Educating the whole child- This has reference to all aspects of the child (emotional, social, physical and cognitive) which are given equal importance to the learning scheme. It even goes to the lengths that parents are vitally involved in the learning climate and encouraged to have active participation with the academic institutions where the child is brought into These are major areas that made kindergarten more than a bridge from their early educational experience and that of the more rigorous training in the next levels (Goldstein, 2007, p. 1).
Translating these four major considerations into the whole system change in the school curriculum are actually the basics that are studied and researched comprehensively and exhaustively from the grade school to the higher high school levels. Moreover, there are various important key cultural changes that are also vital to the developments that are to occur in the curriculum changes.
These include the wider diversity of students and pupils, the impact of countries outside the U. S. whose changes as well in their educational and learning focus shifted drastically to influence the world’s demands and share in the eventual burden for the need for workers with special knowledge and skills (McMurry & Roningen, 2005). Other implications will also be on the course instruction; the hub of the learning picture in effect will be a subject of further study as the move has become less traditional to more research or evidence-based requiring faculty or teachers with abilities beyond lesson planning based on pre-prepared textbooks and references.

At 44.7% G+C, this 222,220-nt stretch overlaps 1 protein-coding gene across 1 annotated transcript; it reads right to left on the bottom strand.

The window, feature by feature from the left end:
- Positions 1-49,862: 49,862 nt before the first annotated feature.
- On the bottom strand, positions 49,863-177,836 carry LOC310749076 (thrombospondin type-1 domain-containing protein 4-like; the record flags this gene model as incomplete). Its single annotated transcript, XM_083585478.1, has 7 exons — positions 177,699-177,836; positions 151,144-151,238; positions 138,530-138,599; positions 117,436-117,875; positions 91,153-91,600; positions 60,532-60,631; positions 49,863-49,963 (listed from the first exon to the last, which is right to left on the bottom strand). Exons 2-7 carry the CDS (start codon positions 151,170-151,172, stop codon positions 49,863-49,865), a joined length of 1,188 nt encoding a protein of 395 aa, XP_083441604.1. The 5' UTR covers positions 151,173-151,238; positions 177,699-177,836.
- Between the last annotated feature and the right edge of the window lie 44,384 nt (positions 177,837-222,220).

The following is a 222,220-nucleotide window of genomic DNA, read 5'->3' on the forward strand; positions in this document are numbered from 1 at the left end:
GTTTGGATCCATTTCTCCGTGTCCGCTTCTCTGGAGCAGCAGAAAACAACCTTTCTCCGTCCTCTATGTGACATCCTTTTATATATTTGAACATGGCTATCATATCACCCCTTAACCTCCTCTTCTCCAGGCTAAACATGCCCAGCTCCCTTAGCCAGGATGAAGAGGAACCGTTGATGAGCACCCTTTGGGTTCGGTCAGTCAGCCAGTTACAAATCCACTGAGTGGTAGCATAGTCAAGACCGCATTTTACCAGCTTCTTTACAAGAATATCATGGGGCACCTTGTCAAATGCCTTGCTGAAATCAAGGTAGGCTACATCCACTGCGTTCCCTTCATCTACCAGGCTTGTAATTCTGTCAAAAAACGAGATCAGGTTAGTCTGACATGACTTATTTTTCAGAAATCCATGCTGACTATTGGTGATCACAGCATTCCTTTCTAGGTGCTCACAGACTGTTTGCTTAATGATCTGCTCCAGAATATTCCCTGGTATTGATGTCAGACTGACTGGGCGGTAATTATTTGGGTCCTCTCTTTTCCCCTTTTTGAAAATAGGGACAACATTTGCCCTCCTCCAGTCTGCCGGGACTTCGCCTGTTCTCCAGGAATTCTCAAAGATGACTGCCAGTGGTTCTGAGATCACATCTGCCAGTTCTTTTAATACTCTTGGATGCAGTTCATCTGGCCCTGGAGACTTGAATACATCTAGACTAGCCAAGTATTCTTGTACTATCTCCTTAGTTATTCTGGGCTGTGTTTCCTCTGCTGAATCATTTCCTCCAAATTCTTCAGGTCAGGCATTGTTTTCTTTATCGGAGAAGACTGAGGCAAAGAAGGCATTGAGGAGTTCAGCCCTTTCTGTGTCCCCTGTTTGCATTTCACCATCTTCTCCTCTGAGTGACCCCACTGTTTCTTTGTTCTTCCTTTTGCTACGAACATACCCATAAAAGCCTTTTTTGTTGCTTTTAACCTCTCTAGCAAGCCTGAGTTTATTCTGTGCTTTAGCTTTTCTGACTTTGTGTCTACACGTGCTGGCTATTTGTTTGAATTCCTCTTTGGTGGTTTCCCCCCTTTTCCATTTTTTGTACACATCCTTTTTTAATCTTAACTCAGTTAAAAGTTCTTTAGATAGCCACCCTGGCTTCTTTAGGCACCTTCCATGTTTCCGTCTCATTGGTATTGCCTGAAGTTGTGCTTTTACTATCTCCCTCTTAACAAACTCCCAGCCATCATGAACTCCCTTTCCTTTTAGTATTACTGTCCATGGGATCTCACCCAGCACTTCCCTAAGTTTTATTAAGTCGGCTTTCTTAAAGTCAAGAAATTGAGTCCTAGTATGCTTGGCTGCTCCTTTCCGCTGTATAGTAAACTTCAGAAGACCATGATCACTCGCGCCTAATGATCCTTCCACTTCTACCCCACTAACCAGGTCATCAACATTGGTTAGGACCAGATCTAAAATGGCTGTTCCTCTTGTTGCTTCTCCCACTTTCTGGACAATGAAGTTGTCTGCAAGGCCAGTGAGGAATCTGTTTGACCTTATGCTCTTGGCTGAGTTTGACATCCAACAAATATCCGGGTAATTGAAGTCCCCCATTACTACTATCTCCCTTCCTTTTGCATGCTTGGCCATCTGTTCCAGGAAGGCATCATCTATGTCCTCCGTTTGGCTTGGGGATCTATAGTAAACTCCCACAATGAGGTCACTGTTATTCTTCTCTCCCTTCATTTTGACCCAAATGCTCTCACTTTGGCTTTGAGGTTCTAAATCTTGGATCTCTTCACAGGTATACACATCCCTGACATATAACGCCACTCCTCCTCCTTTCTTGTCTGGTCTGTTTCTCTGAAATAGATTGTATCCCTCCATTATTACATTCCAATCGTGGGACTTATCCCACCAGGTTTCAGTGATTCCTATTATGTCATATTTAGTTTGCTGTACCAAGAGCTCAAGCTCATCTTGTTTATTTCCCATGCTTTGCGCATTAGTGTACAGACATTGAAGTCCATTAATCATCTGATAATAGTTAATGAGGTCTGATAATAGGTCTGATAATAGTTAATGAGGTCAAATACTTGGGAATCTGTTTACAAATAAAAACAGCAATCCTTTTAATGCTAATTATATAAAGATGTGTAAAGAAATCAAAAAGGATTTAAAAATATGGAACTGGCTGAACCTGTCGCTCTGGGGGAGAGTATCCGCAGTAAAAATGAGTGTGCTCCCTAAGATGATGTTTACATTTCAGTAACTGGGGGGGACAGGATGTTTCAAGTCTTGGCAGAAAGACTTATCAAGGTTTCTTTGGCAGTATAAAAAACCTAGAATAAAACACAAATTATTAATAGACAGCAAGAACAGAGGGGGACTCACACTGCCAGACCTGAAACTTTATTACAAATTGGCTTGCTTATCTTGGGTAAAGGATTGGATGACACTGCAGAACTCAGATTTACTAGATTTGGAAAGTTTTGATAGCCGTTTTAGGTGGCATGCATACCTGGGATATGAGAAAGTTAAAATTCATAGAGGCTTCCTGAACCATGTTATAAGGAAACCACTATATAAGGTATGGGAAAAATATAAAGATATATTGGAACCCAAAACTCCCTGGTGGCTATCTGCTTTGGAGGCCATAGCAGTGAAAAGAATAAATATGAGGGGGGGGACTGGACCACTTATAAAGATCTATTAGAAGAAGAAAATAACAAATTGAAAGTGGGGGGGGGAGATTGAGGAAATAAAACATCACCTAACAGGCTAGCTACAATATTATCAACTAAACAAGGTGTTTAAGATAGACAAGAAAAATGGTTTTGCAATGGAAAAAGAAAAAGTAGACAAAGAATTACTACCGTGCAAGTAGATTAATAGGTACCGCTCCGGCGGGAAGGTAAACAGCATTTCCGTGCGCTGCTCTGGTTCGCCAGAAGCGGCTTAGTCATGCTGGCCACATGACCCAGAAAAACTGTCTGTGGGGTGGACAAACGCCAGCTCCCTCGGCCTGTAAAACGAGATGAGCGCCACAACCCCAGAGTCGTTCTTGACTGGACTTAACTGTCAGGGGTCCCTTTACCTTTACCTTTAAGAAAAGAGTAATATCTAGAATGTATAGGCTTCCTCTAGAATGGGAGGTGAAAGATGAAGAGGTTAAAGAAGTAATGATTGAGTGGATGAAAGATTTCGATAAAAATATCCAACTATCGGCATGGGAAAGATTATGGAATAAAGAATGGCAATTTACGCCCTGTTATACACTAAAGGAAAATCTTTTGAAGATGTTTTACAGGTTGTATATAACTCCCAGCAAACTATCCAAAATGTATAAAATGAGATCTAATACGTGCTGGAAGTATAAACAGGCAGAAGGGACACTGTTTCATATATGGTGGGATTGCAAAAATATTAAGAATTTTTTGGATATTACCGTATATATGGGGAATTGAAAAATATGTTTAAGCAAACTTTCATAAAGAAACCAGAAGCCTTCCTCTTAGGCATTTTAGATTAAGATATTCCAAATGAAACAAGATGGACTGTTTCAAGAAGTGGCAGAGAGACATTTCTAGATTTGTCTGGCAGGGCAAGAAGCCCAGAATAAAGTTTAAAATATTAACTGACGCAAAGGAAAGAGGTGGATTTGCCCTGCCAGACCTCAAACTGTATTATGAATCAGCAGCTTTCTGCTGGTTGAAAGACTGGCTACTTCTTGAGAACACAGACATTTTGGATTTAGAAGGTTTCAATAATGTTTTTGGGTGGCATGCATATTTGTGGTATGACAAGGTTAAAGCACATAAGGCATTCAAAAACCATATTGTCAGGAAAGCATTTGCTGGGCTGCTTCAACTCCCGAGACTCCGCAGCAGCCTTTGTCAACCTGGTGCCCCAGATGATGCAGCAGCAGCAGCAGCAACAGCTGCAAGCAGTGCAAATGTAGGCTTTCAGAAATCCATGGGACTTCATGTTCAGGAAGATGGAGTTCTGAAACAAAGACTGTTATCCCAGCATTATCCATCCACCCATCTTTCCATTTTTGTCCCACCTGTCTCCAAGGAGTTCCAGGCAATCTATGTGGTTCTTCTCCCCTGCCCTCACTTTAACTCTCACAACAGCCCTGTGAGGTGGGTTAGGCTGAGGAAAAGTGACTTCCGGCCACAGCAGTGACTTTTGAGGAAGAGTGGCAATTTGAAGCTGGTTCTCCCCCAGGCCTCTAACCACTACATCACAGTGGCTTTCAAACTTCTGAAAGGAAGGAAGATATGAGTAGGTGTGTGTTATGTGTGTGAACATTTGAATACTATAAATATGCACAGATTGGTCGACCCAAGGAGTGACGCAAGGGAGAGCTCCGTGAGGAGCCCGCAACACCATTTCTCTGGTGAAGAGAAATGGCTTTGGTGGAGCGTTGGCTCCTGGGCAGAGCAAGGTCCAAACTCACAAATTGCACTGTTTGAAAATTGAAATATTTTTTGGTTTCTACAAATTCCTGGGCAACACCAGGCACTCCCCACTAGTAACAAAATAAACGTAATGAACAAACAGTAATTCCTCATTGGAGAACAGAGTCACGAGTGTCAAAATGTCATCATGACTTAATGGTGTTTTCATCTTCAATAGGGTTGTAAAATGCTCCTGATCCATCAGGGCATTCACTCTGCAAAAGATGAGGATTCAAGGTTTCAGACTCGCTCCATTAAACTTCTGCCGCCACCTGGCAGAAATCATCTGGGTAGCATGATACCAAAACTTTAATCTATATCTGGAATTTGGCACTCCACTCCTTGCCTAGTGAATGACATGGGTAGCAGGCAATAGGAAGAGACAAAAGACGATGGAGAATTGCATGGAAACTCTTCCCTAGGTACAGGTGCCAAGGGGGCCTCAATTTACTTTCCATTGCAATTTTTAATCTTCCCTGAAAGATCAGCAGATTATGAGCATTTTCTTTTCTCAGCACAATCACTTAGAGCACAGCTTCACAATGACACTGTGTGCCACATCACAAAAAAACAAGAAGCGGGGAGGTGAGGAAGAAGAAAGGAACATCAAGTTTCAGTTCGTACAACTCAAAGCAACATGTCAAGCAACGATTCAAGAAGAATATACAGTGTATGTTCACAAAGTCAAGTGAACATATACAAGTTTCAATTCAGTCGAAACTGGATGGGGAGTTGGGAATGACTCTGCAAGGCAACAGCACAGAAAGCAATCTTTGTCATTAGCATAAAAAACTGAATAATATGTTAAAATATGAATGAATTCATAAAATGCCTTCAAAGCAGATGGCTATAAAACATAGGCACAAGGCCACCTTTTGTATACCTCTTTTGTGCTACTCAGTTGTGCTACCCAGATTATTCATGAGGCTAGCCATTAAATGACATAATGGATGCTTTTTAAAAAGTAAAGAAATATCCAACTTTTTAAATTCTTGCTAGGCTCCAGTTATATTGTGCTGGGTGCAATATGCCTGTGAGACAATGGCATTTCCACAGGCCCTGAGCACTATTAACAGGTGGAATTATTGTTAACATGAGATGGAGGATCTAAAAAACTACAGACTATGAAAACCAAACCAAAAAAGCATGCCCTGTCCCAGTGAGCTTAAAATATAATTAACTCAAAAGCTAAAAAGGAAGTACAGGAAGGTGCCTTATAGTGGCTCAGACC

Utilizing the resources within the faculty system which college instructors employ and deriving their insights on the results of research on the modifications that will be projected years from now, this paper will also consider their applicability in the lower educational levels (McMurry & Roningen, 2005). The increasing breakthroughs in technology definitely will impinge on the techniques and strategies that education will significantly make on the curriculum.
However, despite these changes, there might a shift back to some “classics” of educational training that understandably will not be replaced by technological breakthroughs or approach (McMurry & Roningen, 2005). As mentioned earlier, the wider workforce diversity, increasing globalization and need for a technically trained or highly skilled people necessitate the changes.
However, how and where these changes fall will be another point of controversy. In a paper on curriculum leadership, Cynthia Lawry Berkins elucidated the need for changes and what might the changes look like in the emerging curriculum basing on the trends that are influencing educators and parents today. The research involves the identification of the trends that are persuasive to the academic circles.
Berkins as well as others like Stevenson made similar findings. The following are key trends: Less emphasis on attendance in the schools. The trend will continue on schools being put up and sustained which are smaller and leaning towards the neighborhood orientation. Class size will be smaller (Stevenson, 2007; Berkins in Achilles, 1996). Inevitably, technology is going to play a major portion of transfer of learning;